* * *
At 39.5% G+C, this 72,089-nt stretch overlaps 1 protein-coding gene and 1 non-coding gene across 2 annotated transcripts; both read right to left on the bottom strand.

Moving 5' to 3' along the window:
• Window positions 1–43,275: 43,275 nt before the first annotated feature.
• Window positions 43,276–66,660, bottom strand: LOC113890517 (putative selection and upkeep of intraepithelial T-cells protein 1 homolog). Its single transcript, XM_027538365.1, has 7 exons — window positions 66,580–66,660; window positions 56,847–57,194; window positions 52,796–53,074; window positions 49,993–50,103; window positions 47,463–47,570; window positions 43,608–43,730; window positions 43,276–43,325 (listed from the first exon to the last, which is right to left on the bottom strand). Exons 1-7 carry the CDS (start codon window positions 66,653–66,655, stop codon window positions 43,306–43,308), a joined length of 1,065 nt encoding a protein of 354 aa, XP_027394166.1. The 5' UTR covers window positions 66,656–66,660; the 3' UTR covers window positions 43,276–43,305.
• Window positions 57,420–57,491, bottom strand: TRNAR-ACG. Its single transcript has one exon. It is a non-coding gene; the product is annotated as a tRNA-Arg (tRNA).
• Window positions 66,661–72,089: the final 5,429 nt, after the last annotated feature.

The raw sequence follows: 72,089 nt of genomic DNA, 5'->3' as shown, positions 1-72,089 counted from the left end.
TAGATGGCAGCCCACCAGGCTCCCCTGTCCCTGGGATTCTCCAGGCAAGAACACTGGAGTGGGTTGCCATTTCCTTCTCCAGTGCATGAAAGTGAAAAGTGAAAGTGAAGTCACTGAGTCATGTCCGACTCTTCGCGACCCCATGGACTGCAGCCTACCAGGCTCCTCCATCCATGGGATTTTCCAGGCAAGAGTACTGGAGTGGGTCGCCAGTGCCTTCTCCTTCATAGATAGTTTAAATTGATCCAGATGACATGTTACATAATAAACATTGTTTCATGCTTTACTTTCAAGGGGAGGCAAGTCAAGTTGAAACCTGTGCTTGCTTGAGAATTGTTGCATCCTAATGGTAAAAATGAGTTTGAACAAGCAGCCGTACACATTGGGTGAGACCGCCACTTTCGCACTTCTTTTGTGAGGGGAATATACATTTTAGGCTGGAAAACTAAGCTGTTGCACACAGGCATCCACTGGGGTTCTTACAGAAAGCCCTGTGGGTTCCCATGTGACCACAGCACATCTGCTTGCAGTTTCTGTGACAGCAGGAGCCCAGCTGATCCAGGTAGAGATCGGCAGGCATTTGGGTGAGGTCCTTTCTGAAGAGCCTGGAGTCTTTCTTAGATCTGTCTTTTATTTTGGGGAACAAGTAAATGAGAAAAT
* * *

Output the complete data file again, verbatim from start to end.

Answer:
At 39.5% G+C, this 72,089-nt stretch overlaps 1 protein-coding gene and 1 non-coding gene across 2 annotated transcripts; both read right to left on the bottom strand.

Moving 5' to 3' along the window:
• Window positions 1–43,275: 43,275 nt before the first annotated feature.
• Window positions 43,276–66,660, bottom strand: LOC113890517 (putative selection and upkeep of intraepithelial T-cells protein 1 homolog). Its single transcript, XM_027538365.1, has 7 exons — window positions 66,580–66,660; window positions 56,847–57,194; window positions 52,796–53,074; window positions 49,993–50,103; window positions 47,463–47,570; window positions 43,608–43,730; window positions 43,276–43,325 (listed from the first exon to the last, which is right to left on the bottom strand). Exons 1-7 carry the CDS (start codon window positions 66,653–66,655, stop codon window positions 43,306–43,308), a joined length of 1,065 nt encoding a protein of 354 aa, XP_027394166.1. The 5' UTR covers window positions 66,656–66,660; the 3' UTR covers window positions 43,276–43,305.
• Window positions 57,420–57,491, bottom strand: TRNAR-ACG. Its single transcript has one exon. It is a non-coding gene; the product is annotated as a tRNA-Arg (tRNA).
• Window positions 66,661–72,089: the final 5,429 nt, after the last annotated feature.

The raw sequence follows: 72,089 nt of genomic DNA, 5'->3' as shown, positions 1-72,089 counted from the left end.
TAGATGGCAGCCCACCAGGCTCCCCTGTCCCTGGGATTCTCCAGGCAAGAACACTGGAGTGGGTTGCCATTTCCTTCTCCAGTGCATGAAAGTGAAAAGTGAAAGTGAAGTCACTGAGTCATGTCCGACTCTTCGCGACCCCATGGACTGCAGCCTACCAGGCTCCTCCATCCATGGGATTTTCCAGGCAAGAGTACTGGAGTGGGTCGCCAGTGCCTTCTCCTTCATAGATAGTTTAAATTGATCCAGATGACATGTTACATAATAAACATTGTTTCATGCTTTACTTTCAAGGGGAGGCAAGTCAAGTTGAAACCTGTGCTTGCTTGAGAATTGTTGCATCCTAATGGTAAAAATGAGTTTGAACAAGCAGCCGTACACATTGGGTGAGACCGCCACTTTCGCACTTCTTTTGTGAGGGGAATATACATTTTAGGCTGGAAAACTAAGCTGTTGCACACAGGCATCCACTGGGGTTCTTACAGAAAGCCCTGTGGGTTCCCATGTGACCACAGCACATCTGCTTGCAGTTTCTGTGACAGCAGGAGCCCAGCTGATCCAGGTAGAGATCGGCAGGCATTTGGGTGAGGTCCTTTCTGAAGAGCCTGGAGTCTTTCTTAGATCTGTCTTTTATTTTGGGGAACAAGTAAATGAGAAAAT